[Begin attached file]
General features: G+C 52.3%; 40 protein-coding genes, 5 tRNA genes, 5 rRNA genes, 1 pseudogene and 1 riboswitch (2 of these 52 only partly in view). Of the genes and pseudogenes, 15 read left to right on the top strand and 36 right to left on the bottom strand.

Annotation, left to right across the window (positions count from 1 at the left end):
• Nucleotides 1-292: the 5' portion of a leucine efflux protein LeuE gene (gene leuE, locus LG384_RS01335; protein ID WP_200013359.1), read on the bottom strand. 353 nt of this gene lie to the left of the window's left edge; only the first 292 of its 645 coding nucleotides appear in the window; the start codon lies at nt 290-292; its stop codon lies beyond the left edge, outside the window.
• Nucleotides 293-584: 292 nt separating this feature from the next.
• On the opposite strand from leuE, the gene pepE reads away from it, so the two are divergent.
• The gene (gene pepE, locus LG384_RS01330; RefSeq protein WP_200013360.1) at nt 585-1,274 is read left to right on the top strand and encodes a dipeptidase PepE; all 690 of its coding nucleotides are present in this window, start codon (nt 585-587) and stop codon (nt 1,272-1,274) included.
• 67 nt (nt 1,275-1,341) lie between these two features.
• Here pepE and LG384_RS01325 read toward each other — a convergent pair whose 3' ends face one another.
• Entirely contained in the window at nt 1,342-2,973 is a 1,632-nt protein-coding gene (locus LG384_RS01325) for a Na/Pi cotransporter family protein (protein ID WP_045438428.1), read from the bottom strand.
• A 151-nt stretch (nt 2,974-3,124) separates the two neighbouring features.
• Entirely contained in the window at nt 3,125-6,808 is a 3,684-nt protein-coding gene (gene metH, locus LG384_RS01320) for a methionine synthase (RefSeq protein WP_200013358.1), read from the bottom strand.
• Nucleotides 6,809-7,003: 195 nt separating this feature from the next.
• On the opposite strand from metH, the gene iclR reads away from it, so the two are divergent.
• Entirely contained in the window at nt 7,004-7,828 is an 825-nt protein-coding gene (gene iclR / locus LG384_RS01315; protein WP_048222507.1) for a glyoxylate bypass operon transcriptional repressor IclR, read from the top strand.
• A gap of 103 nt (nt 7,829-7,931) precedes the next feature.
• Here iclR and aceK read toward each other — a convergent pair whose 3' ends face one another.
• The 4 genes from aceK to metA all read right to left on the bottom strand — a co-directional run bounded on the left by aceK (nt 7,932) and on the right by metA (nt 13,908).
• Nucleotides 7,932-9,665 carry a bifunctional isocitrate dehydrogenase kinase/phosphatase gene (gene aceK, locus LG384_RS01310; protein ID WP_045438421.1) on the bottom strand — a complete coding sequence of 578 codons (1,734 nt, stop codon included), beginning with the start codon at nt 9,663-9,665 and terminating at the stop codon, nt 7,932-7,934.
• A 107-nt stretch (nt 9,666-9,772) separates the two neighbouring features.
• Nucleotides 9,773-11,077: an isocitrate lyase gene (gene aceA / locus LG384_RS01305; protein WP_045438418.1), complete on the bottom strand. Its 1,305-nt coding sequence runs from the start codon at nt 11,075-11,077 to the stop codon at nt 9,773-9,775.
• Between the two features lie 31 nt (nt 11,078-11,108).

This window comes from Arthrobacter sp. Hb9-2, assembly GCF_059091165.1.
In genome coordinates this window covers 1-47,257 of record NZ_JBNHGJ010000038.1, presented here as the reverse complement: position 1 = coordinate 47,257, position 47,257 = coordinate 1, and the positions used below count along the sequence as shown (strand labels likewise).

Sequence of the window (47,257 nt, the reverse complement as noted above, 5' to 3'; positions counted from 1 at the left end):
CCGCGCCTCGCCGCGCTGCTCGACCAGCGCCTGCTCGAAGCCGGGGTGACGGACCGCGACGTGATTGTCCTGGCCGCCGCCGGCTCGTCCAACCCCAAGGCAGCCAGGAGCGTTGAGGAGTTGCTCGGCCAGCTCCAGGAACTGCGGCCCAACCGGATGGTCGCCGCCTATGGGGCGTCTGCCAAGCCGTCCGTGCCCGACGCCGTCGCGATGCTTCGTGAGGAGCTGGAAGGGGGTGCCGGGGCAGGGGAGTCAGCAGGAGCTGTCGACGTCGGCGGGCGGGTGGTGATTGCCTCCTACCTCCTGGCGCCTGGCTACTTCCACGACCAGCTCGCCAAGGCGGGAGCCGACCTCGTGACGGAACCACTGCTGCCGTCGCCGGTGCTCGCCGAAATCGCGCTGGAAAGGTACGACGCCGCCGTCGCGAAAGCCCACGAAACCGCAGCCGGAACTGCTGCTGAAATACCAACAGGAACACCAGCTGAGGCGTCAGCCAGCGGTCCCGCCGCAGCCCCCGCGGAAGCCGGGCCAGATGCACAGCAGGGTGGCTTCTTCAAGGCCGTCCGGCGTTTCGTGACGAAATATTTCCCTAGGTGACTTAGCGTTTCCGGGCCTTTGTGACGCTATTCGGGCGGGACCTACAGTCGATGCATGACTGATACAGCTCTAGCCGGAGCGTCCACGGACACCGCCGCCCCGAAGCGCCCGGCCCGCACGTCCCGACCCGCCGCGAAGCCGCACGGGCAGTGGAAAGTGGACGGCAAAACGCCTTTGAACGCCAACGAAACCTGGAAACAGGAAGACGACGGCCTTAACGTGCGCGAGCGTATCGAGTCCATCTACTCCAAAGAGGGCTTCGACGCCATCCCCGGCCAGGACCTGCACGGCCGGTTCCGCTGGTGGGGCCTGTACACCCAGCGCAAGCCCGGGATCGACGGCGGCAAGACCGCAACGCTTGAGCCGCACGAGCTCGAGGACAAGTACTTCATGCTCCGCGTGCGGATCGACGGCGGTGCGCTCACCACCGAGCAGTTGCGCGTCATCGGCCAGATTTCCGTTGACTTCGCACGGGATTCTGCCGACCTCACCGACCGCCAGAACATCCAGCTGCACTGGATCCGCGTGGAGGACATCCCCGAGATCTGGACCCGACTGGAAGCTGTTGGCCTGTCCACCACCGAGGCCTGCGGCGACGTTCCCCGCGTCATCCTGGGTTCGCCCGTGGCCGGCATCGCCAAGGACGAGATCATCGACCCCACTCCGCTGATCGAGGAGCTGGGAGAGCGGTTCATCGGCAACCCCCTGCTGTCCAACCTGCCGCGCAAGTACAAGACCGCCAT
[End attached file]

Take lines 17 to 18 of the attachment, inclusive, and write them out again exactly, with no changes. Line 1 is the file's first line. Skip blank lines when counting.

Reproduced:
• The 4 genes from aceK to metA all read right to left on the bottom strand — a co-directional run bounded on the left by aceK (nt 7,932) and on the right by metA (nt 13,908).
• Nucleotides 7,932-9,665 carry a bifunctional isocitrate dehydrogenase kinase/phosphatase gene (gene aceK, locus LG384_RS01310; protein ID WP_045438421.1) on the bottom strand — a complete coding sequence of 578 codons (1,734 nt, stop codon included), beginning with the start codon at nt 9,663-9,665 and terminating at the stop codon, nt 7,932-7,934.